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Social Media, Culture and Politics in Asia

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Edited By Lars Willnat and Annette Aw

The Internet’s explosive growth over the past decade is nowhere more visible than in Asia. Fueled by an expanding middle class, thousands of people connect to the Internet for the first time each day to explore and discuss issues that are relevant to them and their lives.
This book provides an in-depth look at the impact of social media on political engagement among young citizens in this rapidly changing region of the world. Leading media scholars from nine Asian nations focus on three main questions:
How frequently do Asians use social media to access and discuss political information?
Does the use of social media increase political participation?
What political, social and cultural factors influence the impact of social media on political engagement in each nation?
To answer these questions, contributors first analyze the current state of social media in their nations and then present the findings of a cross-national survey on social media use that was conducted with over 3,500 Asian respondents. By employing a comparative approach, they analyze how social media function and interact with the cultural and political systems in each country – and how they might affect political engagement among individual citizens.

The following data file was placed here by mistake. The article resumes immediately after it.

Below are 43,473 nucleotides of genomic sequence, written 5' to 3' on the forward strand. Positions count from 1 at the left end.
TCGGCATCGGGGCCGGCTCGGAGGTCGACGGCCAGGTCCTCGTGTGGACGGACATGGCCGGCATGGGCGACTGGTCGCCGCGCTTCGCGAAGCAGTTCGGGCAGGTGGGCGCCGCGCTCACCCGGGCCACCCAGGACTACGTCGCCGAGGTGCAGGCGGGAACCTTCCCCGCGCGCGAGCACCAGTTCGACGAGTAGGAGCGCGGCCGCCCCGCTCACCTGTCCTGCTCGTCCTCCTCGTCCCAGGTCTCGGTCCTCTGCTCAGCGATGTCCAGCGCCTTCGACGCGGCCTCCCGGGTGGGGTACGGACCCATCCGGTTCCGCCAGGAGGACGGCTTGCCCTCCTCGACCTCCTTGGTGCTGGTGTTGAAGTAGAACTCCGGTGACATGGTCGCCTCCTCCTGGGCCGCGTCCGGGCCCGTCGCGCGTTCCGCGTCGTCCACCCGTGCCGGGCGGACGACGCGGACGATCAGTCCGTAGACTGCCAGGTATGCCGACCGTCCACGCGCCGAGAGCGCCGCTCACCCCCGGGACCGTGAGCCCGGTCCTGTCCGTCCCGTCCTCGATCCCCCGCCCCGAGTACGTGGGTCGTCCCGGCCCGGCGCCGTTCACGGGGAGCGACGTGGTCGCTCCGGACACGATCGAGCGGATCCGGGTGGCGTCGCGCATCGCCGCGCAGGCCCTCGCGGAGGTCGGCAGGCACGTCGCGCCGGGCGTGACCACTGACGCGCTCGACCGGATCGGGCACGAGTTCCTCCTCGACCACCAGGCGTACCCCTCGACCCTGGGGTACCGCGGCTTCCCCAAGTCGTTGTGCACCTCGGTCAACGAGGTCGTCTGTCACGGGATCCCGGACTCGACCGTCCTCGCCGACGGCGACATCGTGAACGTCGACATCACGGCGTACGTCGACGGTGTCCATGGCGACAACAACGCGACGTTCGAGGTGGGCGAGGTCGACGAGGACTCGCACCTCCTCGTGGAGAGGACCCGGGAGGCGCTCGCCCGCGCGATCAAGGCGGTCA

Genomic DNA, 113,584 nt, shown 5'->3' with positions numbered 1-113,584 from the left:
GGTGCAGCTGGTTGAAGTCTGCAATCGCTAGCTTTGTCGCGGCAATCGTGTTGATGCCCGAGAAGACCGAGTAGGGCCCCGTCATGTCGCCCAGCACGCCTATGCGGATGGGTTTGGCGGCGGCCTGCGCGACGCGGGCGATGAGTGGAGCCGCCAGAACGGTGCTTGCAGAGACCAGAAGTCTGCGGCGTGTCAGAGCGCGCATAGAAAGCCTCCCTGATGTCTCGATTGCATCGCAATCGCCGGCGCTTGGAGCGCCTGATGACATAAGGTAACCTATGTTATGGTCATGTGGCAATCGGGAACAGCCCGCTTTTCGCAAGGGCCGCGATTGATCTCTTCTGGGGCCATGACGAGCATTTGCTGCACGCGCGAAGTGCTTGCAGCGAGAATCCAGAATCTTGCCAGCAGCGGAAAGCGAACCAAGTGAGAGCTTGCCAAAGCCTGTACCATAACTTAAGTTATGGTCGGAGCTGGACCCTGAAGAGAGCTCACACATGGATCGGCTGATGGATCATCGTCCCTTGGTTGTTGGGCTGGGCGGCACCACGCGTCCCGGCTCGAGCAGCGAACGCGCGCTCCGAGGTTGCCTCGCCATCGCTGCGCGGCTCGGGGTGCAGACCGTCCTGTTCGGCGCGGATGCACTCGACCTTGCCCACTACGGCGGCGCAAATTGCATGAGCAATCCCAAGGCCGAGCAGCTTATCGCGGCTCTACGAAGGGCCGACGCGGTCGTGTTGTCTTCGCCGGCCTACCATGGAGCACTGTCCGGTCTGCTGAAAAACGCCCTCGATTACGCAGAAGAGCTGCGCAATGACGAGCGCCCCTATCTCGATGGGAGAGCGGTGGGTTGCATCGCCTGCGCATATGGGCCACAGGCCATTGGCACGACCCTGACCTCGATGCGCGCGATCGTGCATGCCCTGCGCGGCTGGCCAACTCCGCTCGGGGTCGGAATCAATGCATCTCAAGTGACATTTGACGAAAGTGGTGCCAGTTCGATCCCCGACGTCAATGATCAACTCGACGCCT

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13. Conclusion

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CHAPTER THIRTEEN

Conclusion

Lars Willnat & Annette Aw



Hundreds of millions of people throughout Asia use social media every day to connect with their relatives and friends—yet we know very little about how these connections influence the attitudes and behaviors of users in this region of the world (Skoric & Poor, 2013). The goal of this book is to provide a better understanding of how political, social, and cultural factors influence and shape social media effects in Asia.

Asia, now the largest continent represented on Facebook with more than 368 million users (Facebook, 2013), is characterized by diverse social, cultural, and political systems that should provide fertile ground for online participatory cultures. Young Asians in particular, who tend to be better connected online than older generations, might see social media as a new pathway to becoming more engaged in political communities. As Cohen and Kahne (2012) have noted, social media allow politically engaged citizens to reach large online communities and circumvent traditional gatekeepers such as the media or the government. In addition, social media afford citizens an opportunity for greater creativity and voice by enabling them to produce their own content using video, images, and text. The authors conclude that:

. . . participatory politics are providing young people with a level of voice and control not often seen in the realm of institutional politics. The opportunity to voice one’s opinions and believe that what one says...

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